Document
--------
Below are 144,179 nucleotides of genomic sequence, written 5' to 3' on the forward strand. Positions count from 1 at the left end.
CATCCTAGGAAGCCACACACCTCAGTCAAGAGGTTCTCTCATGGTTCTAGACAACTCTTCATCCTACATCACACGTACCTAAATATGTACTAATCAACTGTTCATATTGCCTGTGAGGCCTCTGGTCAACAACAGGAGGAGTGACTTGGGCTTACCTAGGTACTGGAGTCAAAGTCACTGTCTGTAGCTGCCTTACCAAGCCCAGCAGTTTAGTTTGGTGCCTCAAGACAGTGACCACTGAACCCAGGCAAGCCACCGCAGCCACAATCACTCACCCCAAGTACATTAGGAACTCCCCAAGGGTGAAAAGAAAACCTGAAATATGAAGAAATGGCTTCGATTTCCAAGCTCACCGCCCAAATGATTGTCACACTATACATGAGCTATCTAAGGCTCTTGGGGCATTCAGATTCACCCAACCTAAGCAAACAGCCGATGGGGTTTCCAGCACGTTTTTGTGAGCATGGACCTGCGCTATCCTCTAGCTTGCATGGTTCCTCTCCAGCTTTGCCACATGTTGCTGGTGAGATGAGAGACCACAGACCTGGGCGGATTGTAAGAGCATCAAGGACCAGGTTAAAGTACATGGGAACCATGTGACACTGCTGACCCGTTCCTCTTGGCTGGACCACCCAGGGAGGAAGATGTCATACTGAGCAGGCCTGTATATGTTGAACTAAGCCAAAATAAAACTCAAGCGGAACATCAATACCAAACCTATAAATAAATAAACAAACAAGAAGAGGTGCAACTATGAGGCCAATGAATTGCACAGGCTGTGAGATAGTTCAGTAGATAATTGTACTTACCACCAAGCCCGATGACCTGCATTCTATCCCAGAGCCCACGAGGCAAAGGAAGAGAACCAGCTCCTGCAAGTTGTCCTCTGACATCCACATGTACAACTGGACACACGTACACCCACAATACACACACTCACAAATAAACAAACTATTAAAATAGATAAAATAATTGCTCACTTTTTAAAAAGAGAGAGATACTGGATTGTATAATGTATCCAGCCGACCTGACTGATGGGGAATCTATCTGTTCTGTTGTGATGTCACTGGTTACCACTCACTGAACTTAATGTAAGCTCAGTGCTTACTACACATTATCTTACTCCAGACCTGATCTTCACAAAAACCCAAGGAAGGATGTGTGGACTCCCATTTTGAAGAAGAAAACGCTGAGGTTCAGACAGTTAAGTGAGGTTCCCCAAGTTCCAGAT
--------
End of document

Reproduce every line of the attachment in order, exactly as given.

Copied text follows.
Below are 144,179 nucleotides of genomic sequence, written 5' to 3' on the forward strand. Positions count from 1 at the left end.
CATCCTAGGAAGCCACACACCTCAGTCAAGAGGTTCTCTCATGGTTCTAGACAACTCTTCATCCTACATCACACGTACCTAAATATGTACTAATCAACTGTTCATATTGCCTGTGAGGCCTCTGGTCAACAACAGGAGGAGTGACTTGGGCTTACCTAGGTACTGGAGTCAAAGTCACTGTCTGTAGCTGCCTTACCAAGCCCAGCAGTTTAGTTTGGTGCCTCAAGACAGTGACCACTGAACCCAGGCAAGCCACCGCAGCCACAATCACTCACCCCAAGTACATTAGGAACTCCCCAAGGGTGAAAAGAAAACCTGAAATATGAAGAAATGGCTTCGATTTCCAAGCTCACCGCCCAAATGATTGTCACACTATACATGAGCTATCTAAGGCTCTTGGGGCATTCAGATTCACCCAACCTAAGCAAACAGCCGATGGGGTTTCCAGCACGTTTTTGTGAGCATGGACCTGCGCTATCCTCTAGCTTGCATGGTTCCTCTCCAGCTTTGCCACATGTTGCTGGTGAGATGAGAGACCACAGACCTGGGCGGATTGTAAGAGCATCAAGGACCAGGTTAAAGTACATGGGAACCATGTGACACTGCTGACCCGTTCCTCTTGGCTGGACCACCCAGGGAGGAAGATGTCATACTGAGCAGGCCTGTATATGTTGAACTAAGCCAAAATAAAACTCAAGCGGAACATCAATACCAAACCTATAAATAAATAAACAAACAAGAAGAGGTGCAACTATGAGGCCAATGAATTGCACAGGCTGTGAGATAGTTCAGTAGATAATTGTACTTACCACCAAGCCCGATGACCTGCATTCTATCCCAGAGCCCACGAGGCAAAGGAAGAGAACCAGCTCCTGCAAGTTGTCCTCTGACATCCACATGTACAACTGGACACACGTACACCCACAATACACACACTCACAAATAAACAAACTATTAAAATAGATAAAATAATTGCTCACTTTTTAAAAAGAGAGAGATACTGGATTGTATAATGTATCCAGCCGACCTGACTGATGGGGAATCTATCTGTTCTGTTGTGATGTCACTGGTTACCACTCACTGAACTTAATGTAAGCTCAGTGCTTACTACACATTATCTTACTCCAGACCTGATCTTCACAAAAACCCAAGGAAGGATGTGTGGACTCCCATTTTGAAGAAGAAAACGCTGAGGTTCAGACAGTTAAGTGAGGTTCCCCAAGTTCCAGAT